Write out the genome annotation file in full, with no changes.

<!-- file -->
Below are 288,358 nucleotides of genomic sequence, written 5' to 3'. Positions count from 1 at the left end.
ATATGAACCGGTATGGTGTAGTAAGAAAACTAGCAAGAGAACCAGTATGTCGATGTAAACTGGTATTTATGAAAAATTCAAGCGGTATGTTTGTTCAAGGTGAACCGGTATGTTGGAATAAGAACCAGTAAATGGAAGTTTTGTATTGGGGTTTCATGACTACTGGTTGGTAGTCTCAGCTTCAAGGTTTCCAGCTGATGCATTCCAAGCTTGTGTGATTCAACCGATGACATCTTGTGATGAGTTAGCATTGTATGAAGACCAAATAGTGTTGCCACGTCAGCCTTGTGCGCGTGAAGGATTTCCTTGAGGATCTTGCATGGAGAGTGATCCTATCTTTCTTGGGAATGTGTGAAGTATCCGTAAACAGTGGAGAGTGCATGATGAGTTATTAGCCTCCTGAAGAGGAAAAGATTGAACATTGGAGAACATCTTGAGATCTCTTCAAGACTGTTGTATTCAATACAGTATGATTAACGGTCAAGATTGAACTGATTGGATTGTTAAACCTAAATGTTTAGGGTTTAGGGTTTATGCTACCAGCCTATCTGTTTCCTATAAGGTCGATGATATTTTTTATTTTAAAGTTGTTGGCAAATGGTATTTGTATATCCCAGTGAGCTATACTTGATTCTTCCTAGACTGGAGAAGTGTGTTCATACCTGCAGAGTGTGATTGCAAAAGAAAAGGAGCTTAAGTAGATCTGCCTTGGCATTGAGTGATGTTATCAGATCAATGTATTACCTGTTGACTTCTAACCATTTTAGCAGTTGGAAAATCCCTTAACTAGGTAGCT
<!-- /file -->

Below are 288,358 nucleotides of genomic sequence, written 5' to 3'. Positions count from 1 at the left end.
ATATGAACCGGTATGGTGTAGTAAGAAAACTAGCAAGAGAACCAGTATGTCGATGTAAACTGGTATTTATGAAAAATTCAAGCGGTATGTTTGTTCAAGGTGAACCGGTATGTTGGAATAAGAACCAGTAAATGGAAGTTTTGTATTGGGGTTTCATGACTACTGGTTGGTAGTCTCAGCTTCAAGGTTTCCAGCTGATGCATTCCAAGCTTGTGTGATTCAACCGATGACATCTTGTGATGAGTTAGCATTGTATGAAGACCAAATAGTGTTGCCACGTCAGCCTTGTGCGCGTGAAGGATTTCCTTGAGGATCTTGCATGGAGAGTGATCCTATCTTTCTTGGGAATGTGTGAAGTATCCGTAAACAGTGGAGAGTGCATGATGAGTTATTAGCCTCCTGAAGAGGAAAAGATTGAACATTGGAGAACATCTTGAGATCTCTTCAAGACTGTTGTATTCAATACAGTATGATTAACGGTCAAGATTGAACTGATTGGATTGTTAAACCTAAATGTTTAGGGTTTAGGGTTTATGCTACCAGCCTATCTGTTTCCTATAAGGTCGATGATATTTTTTATTTTAAAGTTGTTGGCAAATGGTATTTGTATATCCCAGTGAGCTATACTTGATTCTTCCTAGACTGGAGAAGTGTGTTCATACCTGCAGAGTGTGATTGCAAAAGAAAAGGAGCTTAAGTAGATCTGCCTTGGCATTGAGTGATGTTATCAGATCAATGTATTACCTGTTGACTTCTAACCATTTTAGCAGTTGGAAAATCCCTTAACTAGGTAGCT